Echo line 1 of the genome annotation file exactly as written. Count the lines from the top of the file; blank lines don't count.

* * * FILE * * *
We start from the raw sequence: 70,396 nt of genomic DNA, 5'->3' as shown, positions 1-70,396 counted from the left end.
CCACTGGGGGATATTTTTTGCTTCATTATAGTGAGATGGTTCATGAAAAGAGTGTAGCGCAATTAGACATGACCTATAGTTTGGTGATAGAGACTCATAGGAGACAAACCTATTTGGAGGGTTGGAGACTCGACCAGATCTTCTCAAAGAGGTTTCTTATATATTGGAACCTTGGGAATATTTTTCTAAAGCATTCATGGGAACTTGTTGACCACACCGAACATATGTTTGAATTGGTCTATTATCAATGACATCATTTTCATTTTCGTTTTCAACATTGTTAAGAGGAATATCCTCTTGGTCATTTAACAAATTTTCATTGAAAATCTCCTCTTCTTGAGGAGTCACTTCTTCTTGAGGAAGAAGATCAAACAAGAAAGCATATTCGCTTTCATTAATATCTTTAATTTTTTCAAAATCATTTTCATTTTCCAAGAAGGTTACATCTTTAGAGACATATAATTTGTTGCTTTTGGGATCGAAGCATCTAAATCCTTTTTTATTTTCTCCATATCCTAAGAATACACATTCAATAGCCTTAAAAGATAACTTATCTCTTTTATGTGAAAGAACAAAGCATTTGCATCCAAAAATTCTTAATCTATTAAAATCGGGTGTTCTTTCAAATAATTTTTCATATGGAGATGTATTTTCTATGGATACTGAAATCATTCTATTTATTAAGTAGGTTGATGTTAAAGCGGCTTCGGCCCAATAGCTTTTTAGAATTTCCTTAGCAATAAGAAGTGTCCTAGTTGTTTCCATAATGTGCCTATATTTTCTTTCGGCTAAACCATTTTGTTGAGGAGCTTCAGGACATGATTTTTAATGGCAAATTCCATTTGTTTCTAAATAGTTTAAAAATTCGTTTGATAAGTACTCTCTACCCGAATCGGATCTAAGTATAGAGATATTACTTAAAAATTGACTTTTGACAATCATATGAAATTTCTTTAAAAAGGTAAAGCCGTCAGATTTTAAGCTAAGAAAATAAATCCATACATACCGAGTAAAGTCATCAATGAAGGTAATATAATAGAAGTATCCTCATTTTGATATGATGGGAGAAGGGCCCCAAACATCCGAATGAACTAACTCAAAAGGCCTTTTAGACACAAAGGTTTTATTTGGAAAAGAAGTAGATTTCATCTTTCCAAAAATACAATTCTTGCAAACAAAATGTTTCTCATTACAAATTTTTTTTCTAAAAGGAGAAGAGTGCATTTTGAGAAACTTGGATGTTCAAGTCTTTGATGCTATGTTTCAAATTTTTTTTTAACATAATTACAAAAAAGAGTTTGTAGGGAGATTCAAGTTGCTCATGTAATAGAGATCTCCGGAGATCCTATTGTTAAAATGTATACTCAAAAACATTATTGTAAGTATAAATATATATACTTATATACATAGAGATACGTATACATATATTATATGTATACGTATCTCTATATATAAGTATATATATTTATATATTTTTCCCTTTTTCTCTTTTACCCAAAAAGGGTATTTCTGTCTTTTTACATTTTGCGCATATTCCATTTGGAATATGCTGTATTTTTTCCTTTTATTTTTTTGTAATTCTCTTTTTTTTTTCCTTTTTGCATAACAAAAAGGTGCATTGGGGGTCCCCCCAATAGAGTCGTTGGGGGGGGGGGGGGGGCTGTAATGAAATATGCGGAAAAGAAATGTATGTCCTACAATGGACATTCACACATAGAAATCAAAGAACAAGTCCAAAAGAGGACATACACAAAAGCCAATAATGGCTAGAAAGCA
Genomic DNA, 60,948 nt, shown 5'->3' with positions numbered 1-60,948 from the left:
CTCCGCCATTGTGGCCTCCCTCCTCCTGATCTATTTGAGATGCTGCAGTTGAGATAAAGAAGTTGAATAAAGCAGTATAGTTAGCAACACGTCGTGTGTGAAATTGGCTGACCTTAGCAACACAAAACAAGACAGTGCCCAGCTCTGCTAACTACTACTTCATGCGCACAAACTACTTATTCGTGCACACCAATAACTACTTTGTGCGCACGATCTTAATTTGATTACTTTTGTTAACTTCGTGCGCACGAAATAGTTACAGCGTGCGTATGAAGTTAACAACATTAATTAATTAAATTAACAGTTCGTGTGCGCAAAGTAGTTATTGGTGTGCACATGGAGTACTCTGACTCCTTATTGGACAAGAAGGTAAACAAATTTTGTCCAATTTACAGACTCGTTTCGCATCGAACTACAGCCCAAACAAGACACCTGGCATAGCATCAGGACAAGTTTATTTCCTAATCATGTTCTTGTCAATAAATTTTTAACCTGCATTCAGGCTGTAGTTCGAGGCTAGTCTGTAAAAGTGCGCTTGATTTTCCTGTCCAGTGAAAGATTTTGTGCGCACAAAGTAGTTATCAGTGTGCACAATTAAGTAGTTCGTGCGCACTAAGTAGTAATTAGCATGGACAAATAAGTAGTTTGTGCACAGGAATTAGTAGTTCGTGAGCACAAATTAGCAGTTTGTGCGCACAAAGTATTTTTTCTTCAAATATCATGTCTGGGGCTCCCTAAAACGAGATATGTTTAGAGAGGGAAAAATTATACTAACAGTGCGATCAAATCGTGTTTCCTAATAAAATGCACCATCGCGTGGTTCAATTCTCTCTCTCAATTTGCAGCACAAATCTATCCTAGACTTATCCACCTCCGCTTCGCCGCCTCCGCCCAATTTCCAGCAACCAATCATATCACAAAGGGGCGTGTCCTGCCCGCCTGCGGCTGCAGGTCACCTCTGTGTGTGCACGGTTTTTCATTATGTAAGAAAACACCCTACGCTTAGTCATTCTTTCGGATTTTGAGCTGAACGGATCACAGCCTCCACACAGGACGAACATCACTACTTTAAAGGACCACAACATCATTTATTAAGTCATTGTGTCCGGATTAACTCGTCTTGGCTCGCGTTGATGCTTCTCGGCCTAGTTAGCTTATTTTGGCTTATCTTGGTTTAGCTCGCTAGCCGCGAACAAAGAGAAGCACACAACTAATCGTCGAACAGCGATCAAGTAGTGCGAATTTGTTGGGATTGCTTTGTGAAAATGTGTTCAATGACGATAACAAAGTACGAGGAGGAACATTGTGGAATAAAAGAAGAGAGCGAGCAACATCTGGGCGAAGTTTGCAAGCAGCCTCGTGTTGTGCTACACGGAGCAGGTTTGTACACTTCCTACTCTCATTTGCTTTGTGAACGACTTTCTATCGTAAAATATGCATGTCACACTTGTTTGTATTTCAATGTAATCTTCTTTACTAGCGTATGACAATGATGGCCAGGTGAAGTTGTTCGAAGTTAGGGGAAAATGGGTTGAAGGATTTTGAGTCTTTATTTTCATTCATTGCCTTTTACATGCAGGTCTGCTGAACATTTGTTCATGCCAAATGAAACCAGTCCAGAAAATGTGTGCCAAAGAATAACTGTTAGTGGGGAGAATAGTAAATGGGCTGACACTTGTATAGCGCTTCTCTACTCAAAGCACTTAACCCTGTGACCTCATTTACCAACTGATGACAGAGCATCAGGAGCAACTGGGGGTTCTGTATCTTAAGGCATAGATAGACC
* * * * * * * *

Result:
We start from the raw sequence: 70,396 nt of genomic DNA, 5'->3' as shown, positions 1-70,396 counted from the left end.